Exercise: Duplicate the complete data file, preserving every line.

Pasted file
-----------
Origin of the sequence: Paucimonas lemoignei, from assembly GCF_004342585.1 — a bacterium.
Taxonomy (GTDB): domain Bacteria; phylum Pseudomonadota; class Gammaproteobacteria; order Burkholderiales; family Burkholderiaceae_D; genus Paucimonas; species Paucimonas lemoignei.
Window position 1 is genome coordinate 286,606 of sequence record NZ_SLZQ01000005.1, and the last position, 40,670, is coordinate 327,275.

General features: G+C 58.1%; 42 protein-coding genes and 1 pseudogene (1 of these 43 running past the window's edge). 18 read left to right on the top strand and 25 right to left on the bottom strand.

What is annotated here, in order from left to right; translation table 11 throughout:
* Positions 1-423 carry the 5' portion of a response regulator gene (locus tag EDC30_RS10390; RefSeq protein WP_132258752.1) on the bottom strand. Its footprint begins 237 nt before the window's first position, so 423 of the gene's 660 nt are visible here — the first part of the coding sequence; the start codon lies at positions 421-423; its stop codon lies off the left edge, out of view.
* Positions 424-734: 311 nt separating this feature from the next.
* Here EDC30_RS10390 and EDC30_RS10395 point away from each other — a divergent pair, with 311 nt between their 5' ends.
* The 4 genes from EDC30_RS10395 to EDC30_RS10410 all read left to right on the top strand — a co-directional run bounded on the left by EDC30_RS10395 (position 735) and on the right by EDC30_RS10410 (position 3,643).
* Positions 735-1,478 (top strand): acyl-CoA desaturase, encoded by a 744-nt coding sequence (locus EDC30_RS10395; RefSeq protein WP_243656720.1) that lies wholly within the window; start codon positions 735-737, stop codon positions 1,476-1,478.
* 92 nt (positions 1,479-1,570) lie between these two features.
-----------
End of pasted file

Origin of the sequence: Paucimonas lemoignei, from assembly GCF_004342585.1 — a bacterium.
Taxonomy (GTDB): domain Bacteria; phylum Pseudomonadota; class Gammaproteobacteria; order Burkholderiales; family Burkholderiaceae_D; genus Paucimonas; species Paucimonas lemoignei.
Window position 1 is genome coordinate 286,606 of sequence record NZ_SLZQ01000005.1, and the last position, 40,670, is coordinate 327,275.

General features: G+C 58.1%; 42 protein-coding genes and 1 pseudogene (1 of these 43 running past the window's edge). 18 read left to right on the top strand and 25 right to left on the bottom strand.

What is annotated here, in order from left to right; translation table 11 throughout:
* Positions 1-423 carry the 5' portion of a response regulator gene (locus tag EDC30_RS10390; RefSeq protein WP_132258752.1) on the bottom strand. Its footprint begins 237 nt before the window's first position, so 423 of the gene's 660 nt are visible here — the first part of the coding sequence; the start codon lies at positions 421-423; its stop codon lies off the left edge, out of view.
* Positions 424-734: 311 nt separating this feature from the next.
* Here EDC30_RS10390 and EDC30_RS10395 point away from each other — a divergent pair, with 311 nt between their 5' ends.
* The 4 genes from EDC30_RS10395 to EDC30_RS10410 all read left to right on the top strand — a co-directional run bounded on the left by EDC30_RS10395 (position 735) and on the right by EDC30_RS10410 (position 3,643).
* Positions 735-1,478 (top strand): acyl-CoA desaturase, encoded by a 744-nt coding sequence (locus EDC30_RS10395; RefSeq protein WP_243656720.1) that lies wholly within the window; start codon positions 735-737, stop codon positions 1,476-1,478.
* 92 nt (positions 1,479-1,570) lie between these two features.